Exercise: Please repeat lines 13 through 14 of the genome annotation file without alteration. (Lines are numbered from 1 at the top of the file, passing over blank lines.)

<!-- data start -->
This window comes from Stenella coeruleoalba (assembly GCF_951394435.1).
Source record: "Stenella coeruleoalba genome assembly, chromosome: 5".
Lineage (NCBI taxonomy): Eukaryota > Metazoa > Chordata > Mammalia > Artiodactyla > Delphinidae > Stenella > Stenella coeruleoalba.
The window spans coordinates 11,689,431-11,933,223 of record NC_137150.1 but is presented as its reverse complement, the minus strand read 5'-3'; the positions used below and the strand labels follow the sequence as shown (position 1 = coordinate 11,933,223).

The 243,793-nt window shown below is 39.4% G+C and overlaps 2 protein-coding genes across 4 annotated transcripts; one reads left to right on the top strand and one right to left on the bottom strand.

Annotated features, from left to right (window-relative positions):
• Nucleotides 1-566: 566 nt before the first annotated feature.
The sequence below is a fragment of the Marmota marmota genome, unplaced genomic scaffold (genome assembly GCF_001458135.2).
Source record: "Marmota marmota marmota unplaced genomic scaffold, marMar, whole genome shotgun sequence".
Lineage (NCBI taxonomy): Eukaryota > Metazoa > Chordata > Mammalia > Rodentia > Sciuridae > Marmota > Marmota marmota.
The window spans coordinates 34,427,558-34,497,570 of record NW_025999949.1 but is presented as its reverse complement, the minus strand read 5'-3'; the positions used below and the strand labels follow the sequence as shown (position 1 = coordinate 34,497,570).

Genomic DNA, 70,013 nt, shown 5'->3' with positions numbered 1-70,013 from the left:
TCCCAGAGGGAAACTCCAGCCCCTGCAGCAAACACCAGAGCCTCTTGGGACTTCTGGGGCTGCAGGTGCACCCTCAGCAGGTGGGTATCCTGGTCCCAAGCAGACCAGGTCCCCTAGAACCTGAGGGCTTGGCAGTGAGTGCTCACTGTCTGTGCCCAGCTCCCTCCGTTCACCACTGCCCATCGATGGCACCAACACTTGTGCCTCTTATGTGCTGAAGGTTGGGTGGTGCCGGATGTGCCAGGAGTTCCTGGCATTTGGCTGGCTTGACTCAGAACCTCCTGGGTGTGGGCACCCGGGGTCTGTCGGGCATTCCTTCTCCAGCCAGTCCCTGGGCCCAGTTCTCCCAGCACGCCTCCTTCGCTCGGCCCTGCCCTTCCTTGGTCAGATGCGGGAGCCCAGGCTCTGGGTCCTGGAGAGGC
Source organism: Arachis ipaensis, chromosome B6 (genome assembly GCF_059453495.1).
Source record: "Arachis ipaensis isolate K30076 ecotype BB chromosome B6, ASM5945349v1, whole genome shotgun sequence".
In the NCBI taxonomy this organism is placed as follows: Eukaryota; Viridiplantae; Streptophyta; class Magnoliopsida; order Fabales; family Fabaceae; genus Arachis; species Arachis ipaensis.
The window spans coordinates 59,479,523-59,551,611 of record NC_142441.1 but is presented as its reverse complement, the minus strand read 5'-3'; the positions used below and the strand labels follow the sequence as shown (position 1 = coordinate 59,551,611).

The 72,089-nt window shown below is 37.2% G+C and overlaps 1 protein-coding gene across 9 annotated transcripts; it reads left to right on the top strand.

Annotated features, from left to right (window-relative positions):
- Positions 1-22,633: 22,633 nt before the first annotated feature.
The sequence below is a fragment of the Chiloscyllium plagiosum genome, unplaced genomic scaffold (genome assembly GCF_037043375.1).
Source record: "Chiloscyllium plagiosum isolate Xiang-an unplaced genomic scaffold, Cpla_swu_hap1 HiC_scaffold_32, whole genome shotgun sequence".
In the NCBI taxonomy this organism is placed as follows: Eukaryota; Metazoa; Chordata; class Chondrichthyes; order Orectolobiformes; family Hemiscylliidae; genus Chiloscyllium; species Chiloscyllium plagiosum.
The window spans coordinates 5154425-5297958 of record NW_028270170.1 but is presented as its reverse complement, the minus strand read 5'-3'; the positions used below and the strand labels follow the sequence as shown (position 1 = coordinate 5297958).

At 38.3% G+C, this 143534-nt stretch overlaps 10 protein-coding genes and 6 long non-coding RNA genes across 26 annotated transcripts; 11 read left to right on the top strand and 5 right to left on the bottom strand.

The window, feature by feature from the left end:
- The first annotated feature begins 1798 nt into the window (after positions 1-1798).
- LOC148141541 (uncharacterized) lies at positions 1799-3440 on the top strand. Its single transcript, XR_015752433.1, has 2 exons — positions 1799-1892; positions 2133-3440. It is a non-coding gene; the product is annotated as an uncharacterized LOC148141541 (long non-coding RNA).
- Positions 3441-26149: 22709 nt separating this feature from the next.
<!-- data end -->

TCCCAGAGGGAAACTCCAGCCCCTGCAGCAAACACCAGAGCCTCTTGGGACTTCTGGGGCTGCAGGTGCACCCTCAGCAGGTGGGTATCCTGGTCCCAAGCAGACCAGGTCCCCTAGAACCTGAGGGCTTGGCAGTGAGTGCTCACTGTCTGTGCCCAGCTCCCTCCGTTCACCACTGCCCATCGATGGCACCAACACTTGTGCCTCTTATGTGCTGAAGGTTGGGTGGTGCCGGATGTGCCAGGAGTTCCTGGCATTTGGCTGGCTTGACTCAGAACCTCCTGGGTGTGGGCACCCGGGGTCTGTCGGGCATTCCTTCTCCAGCCAGTCCCTGGGCCCAGTTCTCCCAGCACGCCTCCTTCGCTCGGCCCTGCCCTTCCTTGGTCAGATGCGGGAGCCCAGGCTCTGGGTCCTGGAGAGGC
Source organism: Arachis ipaensis, chromosome B6 (genome assembly GCF_059453495.1).